At the moment, all of us are pushing hard for a less-cash society. The merchants are being goaded to entertain cards and the customers are using the Point-of-Sale or PoS machines for swiping cards. How should one encourage more and more usage of such transactions? The best way to do this is incentivizing both the banks and the merchants else it will not be a smooth ride without this.
One of the high points of our drive for “financial inclusion” is the birth of small finance banks or SFBs. In first of its kind differentiated licencing policy, the Reserve Bank has given licences to 11 payments banks and 10 SFBs. Nine SFBs have already started operations and one more is likely to join the pack in next few months. If we look at the SFB licencing norms, it is clear that the objective is to serve the people at the bottom of the pyramid. These banks are required to extend 75% of their loans that can qualify for the so-called priority loans. The maximum loan size and investment limit exposure to a single and group borrower of such bank is capped at 10% and 15% of capital, respectively, and at least 50% of their loan portfolios should constitute loans and advances of upto Rs. 25 lakh. They will definitely carry the banking services to the masses.
However, I will not be surprised if a few of the SFBs try to climb the ladder and vacate the space where they are supposed to be. If actually that happens, then the policy makers and the banking regulator would need to take a fresh look at the differentiated bank licensing model. Indeed, to become successful the SFBs need to be innovative and at the same time they should also enjoy certain flexibilities. Innovation, laced with flexibility, is the key to success in banking with the masses. Even after a decade, the banking correspondent model has not become financially successful. For any entity which works for the masses in the finance space, they must approach this as a business and not a charity. The movement will be successful only when the intermediaries make profits. And, of course, there is a distinction between making profits and profiteering. We need to maintain a fine balance.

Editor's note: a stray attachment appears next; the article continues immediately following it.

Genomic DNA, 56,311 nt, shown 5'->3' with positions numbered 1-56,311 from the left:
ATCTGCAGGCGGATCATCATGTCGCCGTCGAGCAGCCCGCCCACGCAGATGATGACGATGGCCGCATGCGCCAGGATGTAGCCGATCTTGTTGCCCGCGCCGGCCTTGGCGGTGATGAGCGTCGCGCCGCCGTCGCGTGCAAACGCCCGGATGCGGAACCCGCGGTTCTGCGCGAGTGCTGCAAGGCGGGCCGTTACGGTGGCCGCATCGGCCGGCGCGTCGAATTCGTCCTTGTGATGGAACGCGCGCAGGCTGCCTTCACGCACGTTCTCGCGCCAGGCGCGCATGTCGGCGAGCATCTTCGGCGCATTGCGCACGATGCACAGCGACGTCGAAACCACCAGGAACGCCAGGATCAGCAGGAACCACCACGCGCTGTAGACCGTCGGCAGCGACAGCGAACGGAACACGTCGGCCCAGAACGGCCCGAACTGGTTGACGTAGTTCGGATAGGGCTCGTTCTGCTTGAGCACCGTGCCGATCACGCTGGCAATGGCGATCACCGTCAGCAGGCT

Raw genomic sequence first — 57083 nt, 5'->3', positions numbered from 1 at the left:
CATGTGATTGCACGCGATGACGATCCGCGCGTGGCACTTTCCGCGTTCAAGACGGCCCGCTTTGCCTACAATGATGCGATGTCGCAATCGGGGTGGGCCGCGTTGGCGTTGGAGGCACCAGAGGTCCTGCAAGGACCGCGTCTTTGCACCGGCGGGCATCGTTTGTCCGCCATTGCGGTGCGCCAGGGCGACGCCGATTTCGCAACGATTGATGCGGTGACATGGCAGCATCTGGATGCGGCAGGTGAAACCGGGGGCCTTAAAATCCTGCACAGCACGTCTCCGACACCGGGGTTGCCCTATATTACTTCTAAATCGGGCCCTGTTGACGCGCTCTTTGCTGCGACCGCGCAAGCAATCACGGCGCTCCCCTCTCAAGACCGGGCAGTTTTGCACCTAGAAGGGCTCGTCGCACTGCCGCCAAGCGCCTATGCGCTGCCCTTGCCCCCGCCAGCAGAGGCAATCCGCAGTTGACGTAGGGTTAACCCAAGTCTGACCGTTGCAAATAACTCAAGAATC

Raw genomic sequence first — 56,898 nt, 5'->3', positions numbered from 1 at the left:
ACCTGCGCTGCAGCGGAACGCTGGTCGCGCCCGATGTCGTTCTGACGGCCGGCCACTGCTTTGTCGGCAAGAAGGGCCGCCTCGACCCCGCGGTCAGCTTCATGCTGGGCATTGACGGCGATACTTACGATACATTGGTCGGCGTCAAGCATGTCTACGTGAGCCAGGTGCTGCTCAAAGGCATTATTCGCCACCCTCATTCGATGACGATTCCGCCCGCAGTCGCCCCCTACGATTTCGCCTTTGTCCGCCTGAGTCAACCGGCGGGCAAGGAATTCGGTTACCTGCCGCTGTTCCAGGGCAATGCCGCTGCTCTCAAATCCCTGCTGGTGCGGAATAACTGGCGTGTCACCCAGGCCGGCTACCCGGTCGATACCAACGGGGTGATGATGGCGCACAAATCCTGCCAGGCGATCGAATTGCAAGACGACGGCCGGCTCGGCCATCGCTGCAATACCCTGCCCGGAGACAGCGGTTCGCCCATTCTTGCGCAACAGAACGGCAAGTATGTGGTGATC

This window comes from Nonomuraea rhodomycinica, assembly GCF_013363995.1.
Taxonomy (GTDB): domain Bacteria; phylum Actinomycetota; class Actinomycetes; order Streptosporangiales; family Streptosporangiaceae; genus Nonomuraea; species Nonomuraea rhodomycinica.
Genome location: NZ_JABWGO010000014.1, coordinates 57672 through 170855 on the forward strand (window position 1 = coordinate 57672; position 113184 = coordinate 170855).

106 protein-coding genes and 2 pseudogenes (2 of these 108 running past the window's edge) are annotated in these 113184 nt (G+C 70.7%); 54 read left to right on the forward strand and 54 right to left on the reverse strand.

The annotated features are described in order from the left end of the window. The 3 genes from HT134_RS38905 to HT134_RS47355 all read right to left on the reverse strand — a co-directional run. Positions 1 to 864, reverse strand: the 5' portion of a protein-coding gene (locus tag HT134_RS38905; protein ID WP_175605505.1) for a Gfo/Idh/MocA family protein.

Banking at the bottom of the pyramid has to be looked at as a business. It cannot be a compulsion dictated by either the regulator or the government. Once this is accepted, the banks will find out the right business models. One-size-fits-all kind of a solution will not help us achieve financial inclusion; flexibility is the key. The point to note is that both the government and the banking regulator acknowledge this. Had this not been the case, they would never have allowed the microfinance institutions to charge higher rate of interest for providing the credit service at the doorsteps of the customers.
The problem that most banks face is: who will serve at the bottom of the pyramid? Digital innovations are welcome but none can deny that fact that the financially-excluded people need human touch to get into the habit of financial transactions. They need handholding. Given a choice, very few bankers would love to be working in rural pockets where the quality of education and health facilities are not good and urban amenities are absent. Even if a few of them agree to serve the rural folks, their salary would not justify the business that they will do there.
Therefore, there is a need for developing a separate cadre for serving the rural folks. Local people, sharing the background of the target customers, would be most suitable to do this job. There is also an urgent need to revisit the labour laws. The banks must have the freedom to offer differentiated wages and salary to employees working in different geographies and their emoluments must be linked to their productivity. Incidentally, the public sector banks are bound by an industry wide wage agreement.
We also need to spend aggressively on the financial literacy drive. It has to be driven in a mission mode, just like the Jan Dhan Yojana and the digital India initiative. The funds spent in taking forward the financial literacy drive could come from corporate India if this comes under the umbrella of the corporate social responsibility or CSR activities.
For years, financial inclusion has been interpreted as something which starts and ends with opening a bank account. It’s time to take it forward. Going beyond mere account opening, we need to offer credit and other financial services including remittance, insurance and mutual funds, to the rural masses. We will achieve our goal if we are innovative and flexible and have freedom to look at the HR policies and labour laws in a new light. And, above all, treat this as a business opportunity instead of a compulsion of savings account. It is time of financial deepening. After all each citizen of the country have all right to be aware and have access to available financial products and services.
Chandra Shekhar Ghosh, MD and CEO, Bandhan Bank Ltd, writes this piece for FICCI’s FIBAC 2017 Knowledge Paper.